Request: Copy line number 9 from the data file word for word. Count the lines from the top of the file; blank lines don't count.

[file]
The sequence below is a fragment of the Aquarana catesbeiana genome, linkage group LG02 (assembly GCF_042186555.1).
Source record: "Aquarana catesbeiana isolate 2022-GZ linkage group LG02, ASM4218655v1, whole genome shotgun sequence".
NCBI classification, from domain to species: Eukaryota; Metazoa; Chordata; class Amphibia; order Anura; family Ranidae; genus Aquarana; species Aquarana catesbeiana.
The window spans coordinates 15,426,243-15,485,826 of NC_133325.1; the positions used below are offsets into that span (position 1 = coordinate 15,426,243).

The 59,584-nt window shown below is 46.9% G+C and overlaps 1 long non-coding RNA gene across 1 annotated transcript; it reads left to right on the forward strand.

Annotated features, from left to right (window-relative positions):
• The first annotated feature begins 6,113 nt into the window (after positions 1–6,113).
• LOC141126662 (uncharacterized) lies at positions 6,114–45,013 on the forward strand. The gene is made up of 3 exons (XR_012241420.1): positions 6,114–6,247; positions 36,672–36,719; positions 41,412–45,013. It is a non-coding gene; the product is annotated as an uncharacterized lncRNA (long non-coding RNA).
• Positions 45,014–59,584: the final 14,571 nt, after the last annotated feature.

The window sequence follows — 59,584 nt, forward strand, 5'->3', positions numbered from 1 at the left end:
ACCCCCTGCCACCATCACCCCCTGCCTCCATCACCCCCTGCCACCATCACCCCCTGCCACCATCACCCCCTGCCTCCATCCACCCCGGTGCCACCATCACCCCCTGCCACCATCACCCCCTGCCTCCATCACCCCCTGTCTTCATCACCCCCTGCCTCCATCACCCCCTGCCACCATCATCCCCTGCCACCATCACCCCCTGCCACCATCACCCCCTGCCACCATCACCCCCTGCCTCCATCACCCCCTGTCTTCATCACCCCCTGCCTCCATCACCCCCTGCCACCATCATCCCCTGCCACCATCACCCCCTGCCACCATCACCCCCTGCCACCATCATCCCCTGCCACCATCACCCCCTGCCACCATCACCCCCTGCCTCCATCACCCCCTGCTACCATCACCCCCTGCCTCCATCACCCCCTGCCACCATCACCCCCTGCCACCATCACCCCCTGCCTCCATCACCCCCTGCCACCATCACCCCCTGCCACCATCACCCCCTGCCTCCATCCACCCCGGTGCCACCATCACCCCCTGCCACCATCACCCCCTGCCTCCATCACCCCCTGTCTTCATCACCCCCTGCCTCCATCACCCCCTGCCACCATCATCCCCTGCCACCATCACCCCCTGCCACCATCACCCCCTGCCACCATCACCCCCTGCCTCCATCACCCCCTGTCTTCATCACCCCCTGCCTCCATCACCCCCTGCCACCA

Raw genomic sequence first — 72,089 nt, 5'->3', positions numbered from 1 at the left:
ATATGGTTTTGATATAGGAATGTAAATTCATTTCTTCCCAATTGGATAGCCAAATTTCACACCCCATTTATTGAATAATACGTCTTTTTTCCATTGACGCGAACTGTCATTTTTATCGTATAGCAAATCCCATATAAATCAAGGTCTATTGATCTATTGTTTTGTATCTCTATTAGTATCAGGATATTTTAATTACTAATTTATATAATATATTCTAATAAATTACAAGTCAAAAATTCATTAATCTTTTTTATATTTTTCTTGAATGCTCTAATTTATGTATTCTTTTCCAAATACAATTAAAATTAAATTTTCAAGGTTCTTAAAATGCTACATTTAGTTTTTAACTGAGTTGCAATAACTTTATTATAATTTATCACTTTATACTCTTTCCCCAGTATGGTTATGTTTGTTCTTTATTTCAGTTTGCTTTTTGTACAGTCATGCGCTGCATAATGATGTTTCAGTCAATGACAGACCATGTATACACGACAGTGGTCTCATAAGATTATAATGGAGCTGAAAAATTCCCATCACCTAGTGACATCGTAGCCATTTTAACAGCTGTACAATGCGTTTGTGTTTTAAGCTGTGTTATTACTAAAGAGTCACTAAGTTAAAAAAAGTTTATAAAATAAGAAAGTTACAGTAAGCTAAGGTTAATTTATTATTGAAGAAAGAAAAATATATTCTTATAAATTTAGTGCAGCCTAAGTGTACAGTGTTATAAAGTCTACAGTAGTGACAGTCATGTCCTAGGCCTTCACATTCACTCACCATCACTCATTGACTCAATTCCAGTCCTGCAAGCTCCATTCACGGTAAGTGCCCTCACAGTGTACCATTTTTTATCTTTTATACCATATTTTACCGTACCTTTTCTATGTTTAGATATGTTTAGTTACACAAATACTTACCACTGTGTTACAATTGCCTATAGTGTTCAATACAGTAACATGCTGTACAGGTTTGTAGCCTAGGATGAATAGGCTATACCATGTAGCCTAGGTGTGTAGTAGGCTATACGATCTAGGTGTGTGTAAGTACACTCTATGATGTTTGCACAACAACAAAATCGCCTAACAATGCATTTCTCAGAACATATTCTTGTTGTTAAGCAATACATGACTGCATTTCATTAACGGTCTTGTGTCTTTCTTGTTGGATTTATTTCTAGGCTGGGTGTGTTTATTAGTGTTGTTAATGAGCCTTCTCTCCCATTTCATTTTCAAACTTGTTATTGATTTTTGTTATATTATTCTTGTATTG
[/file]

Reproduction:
• Positions 45,014–59,584: the final 14,571 nt, after the last annotated feature.